“In this stunning factitious biography, Karlinsky gives us a subtle parody and a Nabokovian tale of Darwinian theory gone wrong. Through the sometimes doctored, sometimes invented writings of historical figures, we see the tragically short life of Thomas Darwin, the last of eleven children born to Charles Darwin, and a young scientist in his own right, whose novel application of evolutionary theory centres on knives and forks and spoons. Although decisively a work of fiction, The Evolution of Inanimate Objects invites sustained uncertainty as to whether Thomas Darwin is a character of pure invention or simply a heretofore little known figure, one reclaimed from the dusty registers of the London Asylum by the diligent research of Karlinsky: scholar, historian, and first-rank provocateur.”

Born in Winnipeg, Dr. Karlinsky obtained his medical degree from the University of Manitoba; his specialty degree in Geriatric Psychiatry from the University of Toronto; and his Masters in Neuroscience degree from the University of London, England. Currently he is a Clinical Professor within the Department of Psychiatry at the University of British Columbia. His other credentials include his role as the founding and ongoing Director of the award-winning Frames of Mind Mental Health Film Series and Festival. He also writes film reviews, many of which have been published in the Canadian Psychiatric Association’s Canadian Psychiatry Aujourd’hui.

Karlinsky’s honours include Baycrest Hospital’s Munk Geriatric Award; a Clinical Traineeship Award from the College of Physicians and Surgeons of Canada; a Lady Davis Visiting Professor Fellowship, Technion University, Israel; the 2003 CPA/COPCE Award for Outstanding Continuing Medical Education Activity within Canada; the 2004 Lil Hewton Bursary Award to conduct archival research related to the history of psychiatry; the inaugural UBC Faculty of Medicine Innovation in Continuing Medical Education Award; and the 2010 Canadian Mental Health Association, BC Division’s Professional Services Award. He has written and taught extensively on Alzheimer’s disease, psychiatry and information technology, and the clinical and educational applications of films in mental health.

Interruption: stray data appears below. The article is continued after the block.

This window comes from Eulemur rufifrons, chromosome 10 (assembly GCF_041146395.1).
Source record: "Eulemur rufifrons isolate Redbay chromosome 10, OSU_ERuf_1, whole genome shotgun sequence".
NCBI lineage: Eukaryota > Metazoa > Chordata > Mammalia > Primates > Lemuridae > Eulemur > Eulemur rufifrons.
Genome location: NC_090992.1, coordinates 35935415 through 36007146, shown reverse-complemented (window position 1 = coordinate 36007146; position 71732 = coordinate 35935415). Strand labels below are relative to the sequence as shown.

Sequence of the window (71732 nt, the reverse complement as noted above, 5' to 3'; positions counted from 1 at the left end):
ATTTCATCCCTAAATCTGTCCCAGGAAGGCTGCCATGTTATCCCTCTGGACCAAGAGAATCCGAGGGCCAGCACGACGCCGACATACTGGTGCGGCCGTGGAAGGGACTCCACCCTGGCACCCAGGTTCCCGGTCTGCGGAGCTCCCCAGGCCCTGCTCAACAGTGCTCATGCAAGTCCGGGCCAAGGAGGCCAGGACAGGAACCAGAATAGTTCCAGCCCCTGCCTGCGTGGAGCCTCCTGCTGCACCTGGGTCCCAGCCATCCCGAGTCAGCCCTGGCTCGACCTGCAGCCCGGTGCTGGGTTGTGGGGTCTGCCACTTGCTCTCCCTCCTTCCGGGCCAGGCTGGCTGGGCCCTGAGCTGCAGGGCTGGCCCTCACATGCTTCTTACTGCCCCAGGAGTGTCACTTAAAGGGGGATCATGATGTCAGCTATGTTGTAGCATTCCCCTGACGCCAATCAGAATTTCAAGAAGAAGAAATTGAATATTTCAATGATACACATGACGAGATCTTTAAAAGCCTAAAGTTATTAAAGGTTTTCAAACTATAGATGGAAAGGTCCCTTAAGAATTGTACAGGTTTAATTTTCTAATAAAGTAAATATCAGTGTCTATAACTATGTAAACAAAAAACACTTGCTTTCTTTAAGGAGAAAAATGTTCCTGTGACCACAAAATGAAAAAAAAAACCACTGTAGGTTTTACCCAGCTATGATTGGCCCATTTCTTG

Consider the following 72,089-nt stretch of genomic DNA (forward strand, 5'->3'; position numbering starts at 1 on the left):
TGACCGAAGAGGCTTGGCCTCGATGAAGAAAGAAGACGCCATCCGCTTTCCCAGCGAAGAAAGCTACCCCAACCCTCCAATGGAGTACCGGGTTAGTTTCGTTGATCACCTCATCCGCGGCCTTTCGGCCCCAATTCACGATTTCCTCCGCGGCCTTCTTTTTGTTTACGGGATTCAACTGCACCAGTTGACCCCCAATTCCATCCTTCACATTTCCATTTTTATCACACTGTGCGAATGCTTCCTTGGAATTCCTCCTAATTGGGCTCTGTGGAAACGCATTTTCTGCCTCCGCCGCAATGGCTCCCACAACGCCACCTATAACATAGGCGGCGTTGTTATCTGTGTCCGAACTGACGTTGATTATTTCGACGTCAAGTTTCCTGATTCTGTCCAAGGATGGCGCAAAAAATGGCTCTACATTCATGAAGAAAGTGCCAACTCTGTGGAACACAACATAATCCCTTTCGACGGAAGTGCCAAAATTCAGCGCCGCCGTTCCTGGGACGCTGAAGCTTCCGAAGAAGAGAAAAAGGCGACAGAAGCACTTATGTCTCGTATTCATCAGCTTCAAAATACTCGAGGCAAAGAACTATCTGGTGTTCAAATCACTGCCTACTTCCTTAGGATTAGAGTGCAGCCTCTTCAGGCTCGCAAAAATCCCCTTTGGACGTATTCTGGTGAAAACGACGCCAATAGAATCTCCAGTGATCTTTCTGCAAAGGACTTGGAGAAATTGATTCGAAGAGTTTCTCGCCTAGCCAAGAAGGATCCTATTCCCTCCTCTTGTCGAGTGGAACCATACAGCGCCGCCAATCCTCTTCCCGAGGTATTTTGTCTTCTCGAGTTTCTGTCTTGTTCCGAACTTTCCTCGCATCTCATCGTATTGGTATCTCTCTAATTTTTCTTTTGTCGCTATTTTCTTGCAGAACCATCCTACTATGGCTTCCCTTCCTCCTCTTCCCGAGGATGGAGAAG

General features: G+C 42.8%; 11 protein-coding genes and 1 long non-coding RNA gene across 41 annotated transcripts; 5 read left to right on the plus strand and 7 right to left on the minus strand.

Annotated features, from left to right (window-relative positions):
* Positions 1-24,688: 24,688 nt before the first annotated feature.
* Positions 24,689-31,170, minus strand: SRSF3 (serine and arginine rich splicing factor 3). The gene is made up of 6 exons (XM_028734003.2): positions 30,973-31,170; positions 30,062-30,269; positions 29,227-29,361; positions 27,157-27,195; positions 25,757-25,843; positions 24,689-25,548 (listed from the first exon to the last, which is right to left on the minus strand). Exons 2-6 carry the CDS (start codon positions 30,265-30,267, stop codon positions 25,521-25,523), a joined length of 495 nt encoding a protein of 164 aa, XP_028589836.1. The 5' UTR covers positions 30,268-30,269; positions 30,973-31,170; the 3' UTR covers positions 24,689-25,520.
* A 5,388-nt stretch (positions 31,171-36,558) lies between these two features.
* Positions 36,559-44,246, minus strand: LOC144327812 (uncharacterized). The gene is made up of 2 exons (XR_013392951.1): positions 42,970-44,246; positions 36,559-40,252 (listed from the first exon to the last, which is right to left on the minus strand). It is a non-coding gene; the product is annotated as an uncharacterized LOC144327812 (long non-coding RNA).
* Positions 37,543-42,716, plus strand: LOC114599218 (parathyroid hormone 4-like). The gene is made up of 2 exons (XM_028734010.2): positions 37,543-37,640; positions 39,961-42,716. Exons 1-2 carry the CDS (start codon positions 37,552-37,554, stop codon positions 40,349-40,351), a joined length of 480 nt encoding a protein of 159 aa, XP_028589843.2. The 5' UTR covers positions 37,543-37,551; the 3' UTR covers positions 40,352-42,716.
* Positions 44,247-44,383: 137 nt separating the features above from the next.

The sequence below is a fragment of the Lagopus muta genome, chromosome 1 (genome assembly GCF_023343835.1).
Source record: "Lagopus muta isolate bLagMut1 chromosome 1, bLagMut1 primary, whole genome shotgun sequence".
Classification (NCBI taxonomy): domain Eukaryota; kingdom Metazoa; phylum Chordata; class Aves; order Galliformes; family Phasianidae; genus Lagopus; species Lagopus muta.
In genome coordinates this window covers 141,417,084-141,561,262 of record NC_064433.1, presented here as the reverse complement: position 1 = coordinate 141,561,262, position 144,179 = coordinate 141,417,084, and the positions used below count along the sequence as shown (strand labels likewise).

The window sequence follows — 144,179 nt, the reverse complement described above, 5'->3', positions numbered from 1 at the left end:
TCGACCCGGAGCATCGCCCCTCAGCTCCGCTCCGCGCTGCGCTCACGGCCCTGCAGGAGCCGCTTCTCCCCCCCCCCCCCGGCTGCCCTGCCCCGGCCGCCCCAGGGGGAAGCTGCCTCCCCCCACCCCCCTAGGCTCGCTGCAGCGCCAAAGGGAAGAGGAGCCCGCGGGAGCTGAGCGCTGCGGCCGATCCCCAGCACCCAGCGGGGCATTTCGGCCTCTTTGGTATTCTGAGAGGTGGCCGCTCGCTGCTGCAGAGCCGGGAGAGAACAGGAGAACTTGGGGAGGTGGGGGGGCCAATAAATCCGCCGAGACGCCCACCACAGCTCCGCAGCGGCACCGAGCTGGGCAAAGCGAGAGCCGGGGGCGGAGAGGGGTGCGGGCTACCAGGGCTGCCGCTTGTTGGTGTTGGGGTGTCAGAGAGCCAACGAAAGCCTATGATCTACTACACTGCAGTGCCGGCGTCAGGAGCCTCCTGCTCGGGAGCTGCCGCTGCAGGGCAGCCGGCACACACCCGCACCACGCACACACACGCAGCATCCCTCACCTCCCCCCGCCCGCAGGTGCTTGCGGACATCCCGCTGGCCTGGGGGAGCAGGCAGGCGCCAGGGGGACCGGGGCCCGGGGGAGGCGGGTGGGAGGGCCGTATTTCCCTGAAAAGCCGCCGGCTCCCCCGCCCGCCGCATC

The Evolution of Inanimate Objects: The Life and Collected Works of Thomas Darwin (1857-1879) (Insomniac 2010) 978-1-897415-31-3

The Stonehenge Letters (Coach House Books, 2014) $17.95 9781552452943

3 Responses to “Nobel winners on Stonehenge”

  1. PJ Reece says:

    Unfortunately, this Thomas Darwin never existed. There was no 11th child of Charles Darwin. So… poof! There goes the intrigue. The reviewer must not have read the book through, because this disturbingly relevant factoid is revealed at the end. Poof.

  2. Darcy Nybo says:

    I must put this on my ‘to read’ list